>> And you'd be surprised
>> how... stubborn non-techies can be.
>
> Not terribly. I'm more surprised how stubborn techies can be.

IME the main problems are:

* Operational. You have a whole workforce trained up to use 
mainframe-based system A; getting them all to change to working with new 
system B can be expensive. This is in addition to their "business as 
usual" work.

* Change resistance. If system B makes even minor aspects of life for 
some of the users more difficult than it was before, those users will 
complain very loudly.

* Functional. System A embodies in its code a whole load of knowledge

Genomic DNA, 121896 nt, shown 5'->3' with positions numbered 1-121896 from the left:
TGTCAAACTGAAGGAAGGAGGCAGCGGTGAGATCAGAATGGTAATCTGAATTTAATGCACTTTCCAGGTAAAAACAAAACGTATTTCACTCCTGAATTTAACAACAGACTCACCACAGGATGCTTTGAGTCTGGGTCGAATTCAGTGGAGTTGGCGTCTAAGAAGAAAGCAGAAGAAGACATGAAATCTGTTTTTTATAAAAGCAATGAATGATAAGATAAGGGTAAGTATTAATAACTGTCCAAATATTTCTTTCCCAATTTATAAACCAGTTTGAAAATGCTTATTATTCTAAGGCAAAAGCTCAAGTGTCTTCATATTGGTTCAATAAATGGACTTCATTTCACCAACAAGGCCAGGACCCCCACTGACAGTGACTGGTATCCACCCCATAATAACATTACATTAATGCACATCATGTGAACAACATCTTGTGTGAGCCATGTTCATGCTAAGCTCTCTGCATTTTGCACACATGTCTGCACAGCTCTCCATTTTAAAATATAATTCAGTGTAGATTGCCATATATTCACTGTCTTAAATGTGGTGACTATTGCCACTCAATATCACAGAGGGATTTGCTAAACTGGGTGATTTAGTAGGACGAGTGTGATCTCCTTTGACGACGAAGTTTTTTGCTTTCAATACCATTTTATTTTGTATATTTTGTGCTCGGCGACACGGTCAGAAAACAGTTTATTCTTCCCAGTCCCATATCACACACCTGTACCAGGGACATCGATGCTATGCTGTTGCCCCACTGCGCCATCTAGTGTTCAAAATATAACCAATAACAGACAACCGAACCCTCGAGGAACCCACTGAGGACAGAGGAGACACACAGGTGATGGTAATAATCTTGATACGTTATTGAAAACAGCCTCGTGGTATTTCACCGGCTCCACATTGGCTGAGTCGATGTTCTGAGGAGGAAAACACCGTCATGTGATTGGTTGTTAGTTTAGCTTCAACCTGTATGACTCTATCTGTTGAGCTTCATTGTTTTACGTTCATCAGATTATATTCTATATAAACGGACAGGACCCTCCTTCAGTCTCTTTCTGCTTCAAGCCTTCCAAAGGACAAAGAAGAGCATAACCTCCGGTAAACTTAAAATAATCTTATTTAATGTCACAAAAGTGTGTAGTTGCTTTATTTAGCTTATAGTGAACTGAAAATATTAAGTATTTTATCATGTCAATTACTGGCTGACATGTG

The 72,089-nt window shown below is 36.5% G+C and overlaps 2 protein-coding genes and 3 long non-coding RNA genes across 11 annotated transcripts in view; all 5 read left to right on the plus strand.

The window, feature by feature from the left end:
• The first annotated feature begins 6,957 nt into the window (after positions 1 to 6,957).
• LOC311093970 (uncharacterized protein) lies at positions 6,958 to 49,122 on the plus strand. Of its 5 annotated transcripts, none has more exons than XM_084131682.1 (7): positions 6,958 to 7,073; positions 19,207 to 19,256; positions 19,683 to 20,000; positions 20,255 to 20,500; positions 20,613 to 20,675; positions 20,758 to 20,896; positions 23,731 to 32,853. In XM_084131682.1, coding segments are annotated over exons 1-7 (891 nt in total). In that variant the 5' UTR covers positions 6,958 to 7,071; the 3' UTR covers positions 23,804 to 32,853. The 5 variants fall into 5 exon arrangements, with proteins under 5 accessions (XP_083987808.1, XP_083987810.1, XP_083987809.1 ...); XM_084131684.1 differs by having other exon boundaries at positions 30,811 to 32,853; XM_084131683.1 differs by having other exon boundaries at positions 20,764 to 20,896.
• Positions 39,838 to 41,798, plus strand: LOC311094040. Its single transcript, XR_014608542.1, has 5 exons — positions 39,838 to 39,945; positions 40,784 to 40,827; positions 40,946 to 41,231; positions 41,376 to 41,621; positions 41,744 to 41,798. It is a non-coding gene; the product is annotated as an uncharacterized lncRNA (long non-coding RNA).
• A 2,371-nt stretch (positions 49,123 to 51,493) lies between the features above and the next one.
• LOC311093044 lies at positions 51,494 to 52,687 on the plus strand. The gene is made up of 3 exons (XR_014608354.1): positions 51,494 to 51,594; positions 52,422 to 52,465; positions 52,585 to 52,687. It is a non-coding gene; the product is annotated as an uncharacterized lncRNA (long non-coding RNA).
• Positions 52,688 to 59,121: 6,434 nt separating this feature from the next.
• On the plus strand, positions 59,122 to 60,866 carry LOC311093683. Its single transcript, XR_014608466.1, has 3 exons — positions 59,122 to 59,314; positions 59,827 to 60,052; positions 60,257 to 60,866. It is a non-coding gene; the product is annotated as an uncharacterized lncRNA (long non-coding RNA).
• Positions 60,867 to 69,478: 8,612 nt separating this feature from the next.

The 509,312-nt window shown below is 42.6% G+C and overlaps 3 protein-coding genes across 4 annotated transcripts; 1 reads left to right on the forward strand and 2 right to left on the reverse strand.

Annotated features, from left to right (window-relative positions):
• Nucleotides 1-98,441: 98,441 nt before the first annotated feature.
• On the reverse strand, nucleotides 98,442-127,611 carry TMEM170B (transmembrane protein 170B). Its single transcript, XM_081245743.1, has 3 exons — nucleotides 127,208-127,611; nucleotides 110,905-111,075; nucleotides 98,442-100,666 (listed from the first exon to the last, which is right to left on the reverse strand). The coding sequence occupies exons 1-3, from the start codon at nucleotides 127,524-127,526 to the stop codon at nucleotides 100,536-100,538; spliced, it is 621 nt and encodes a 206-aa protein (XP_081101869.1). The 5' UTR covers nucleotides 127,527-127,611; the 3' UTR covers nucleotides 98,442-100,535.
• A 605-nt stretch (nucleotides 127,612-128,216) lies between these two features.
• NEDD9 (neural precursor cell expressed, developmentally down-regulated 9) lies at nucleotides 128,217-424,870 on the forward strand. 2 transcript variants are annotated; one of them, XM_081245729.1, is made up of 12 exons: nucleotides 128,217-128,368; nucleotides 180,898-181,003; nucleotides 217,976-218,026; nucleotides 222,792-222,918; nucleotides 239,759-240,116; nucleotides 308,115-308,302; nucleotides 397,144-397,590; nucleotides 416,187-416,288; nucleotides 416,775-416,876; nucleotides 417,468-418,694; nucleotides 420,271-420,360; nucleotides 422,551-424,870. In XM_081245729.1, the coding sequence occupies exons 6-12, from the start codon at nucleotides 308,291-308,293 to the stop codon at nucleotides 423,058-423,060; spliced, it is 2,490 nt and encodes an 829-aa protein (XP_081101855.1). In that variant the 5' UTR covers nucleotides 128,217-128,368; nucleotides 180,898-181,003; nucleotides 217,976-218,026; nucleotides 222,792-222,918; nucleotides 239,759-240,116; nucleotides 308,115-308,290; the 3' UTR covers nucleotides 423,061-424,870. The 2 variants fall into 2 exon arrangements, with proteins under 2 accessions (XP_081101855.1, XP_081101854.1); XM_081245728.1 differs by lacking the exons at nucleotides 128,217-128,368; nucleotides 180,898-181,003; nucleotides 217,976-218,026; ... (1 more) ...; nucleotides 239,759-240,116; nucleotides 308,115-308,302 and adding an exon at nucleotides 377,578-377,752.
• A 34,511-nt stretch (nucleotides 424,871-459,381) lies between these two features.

about business processes, some of which is probably obsolete, but much 
is still current. It's probably either not documented, or there are 
errors and omissions in the documentation. Re-implementing A as B needs 
to reverse-engineer the behaviour *and* decide which is current and 
which is obsolete, or else re-specify it from scratch.

And to be honest, over time new System B is likely to become as 
undocumented and hard to maintain as System A was, unless you have a 
highly skilled and strongly directed development team.

So, unless System B delivers some killer feature which could not instead 
be implemented as new system C alongside existing system A, it's hard to 
make a business case for reimplementing A as B.

The market ensures that IBM prices their mainframe solutions just at the 
level where the potential cost saving of moving away from A is 
outweighed by the development and rollout cost of B, for most users 
(i.e. those who have not migrated away already)

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